The end of CoBrA.  A new beginning
In the words of C. Dotremont, CoBrA was “the common market of misery and exuberance.” Deprivation, disease and strife put an end to the group 6 November 1951 with the latest international exhibition of experimental art held at the Museums of Fine Arts in Liege. This exhibition has been very little to do with the original spirit of CoBrA, dismissing writers and inviting new artists to the concerns and different backgrounds, but it can once again bring together international artists of talent want to shake the vision of an art still very institutional. Some CoBrA artists continue to live the spirit of the movement after its dissolution.
They continue to create works “four hands” as, among others, Cornelius and C.Dotremont (“bird paradise dream real,” 1972),
J. Noiret and S. Vandercam (“In the smell of fresh bread in the morning …”, 1983), P. Alechinsky and K. Call (“Woman she,” 1977), C. Dotremont and
K. Call (“Writing black mixed colors on white,” 1977), or Hugo Claus and S.Vandercam (“The Raft of the Medusa”, 1964).
CoBrA has been a complex and challenging experience, full of experiments and inventions (“logograms,” “works for four hands,” fantastic bestiary, etc.) The movement lasted only three years, but this group of young artists involved has left a strong influence in the history of art, and ideas still inspire many artists and artist collectives. Exhibitions and retrospectives were held regularly around the world to celebrate the anniversary of the birth of the movement. Numerous books, catalogs and magazines analyzing, describing and celebrating the CoBrA artists and their achievements have been published to date. In the words of Corneille again last year during the celebrations of 60th anniversary of CoBrA in Brussels, “CoBrA was a real headache.” CoBrA was more than a movement or a collective of artists. It was a mindset and a lifestyle. Michel Ragon wrote about it: “Cobra is a less likely chance of a happy meeting.”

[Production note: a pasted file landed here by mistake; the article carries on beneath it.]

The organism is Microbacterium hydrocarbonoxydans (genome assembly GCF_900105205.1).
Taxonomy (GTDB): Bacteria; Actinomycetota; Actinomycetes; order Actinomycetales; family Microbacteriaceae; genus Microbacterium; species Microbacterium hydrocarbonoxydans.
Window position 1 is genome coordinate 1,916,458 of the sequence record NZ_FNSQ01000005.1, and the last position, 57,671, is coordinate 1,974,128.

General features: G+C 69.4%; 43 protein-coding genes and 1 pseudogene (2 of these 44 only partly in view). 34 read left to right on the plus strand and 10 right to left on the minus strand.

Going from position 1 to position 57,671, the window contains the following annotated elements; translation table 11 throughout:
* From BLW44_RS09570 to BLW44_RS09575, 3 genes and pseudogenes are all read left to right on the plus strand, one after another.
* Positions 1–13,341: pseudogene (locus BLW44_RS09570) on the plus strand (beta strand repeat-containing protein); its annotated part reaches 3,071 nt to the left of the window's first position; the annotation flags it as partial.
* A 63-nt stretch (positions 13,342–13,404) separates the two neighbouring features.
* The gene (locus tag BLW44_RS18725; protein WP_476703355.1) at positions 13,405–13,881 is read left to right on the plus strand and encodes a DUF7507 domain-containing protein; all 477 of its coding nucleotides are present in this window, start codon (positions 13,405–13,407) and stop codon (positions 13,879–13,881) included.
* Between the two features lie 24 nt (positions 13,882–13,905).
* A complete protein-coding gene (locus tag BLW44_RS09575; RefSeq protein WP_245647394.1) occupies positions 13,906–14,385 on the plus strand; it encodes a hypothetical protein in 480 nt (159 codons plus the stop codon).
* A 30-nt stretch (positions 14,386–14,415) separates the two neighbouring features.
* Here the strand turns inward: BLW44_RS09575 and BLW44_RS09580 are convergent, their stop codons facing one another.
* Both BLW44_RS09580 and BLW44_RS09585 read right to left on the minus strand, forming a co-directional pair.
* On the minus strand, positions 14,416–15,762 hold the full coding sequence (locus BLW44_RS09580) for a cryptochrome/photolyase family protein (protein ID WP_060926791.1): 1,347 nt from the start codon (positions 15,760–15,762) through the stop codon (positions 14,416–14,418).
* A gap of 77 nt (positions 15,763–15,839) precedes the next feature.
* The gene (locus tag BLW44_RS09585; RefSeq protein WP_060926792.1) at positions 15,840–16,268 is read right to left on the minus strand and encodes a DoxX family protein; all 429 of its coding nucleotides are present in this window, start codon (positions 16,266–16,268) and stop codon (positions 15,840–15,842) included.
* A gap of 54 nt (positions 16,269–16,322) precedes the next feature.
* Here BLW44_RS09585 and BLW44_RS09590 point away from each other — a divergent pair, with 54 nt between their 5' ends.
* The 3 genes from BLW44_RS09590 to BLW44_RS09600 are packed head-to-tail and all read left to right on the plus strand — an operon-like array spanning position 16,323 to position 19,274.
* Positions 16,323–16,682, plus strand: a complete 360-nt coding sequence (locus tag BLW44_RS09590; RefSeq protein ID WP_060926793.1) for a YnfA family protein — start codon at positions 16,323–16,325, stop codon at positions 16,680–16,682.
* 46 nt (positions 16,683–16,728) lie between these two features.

N. Delamotte-Legrand

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Biography by Nicolas Delamotte-Legrand

Exhibitions and Publications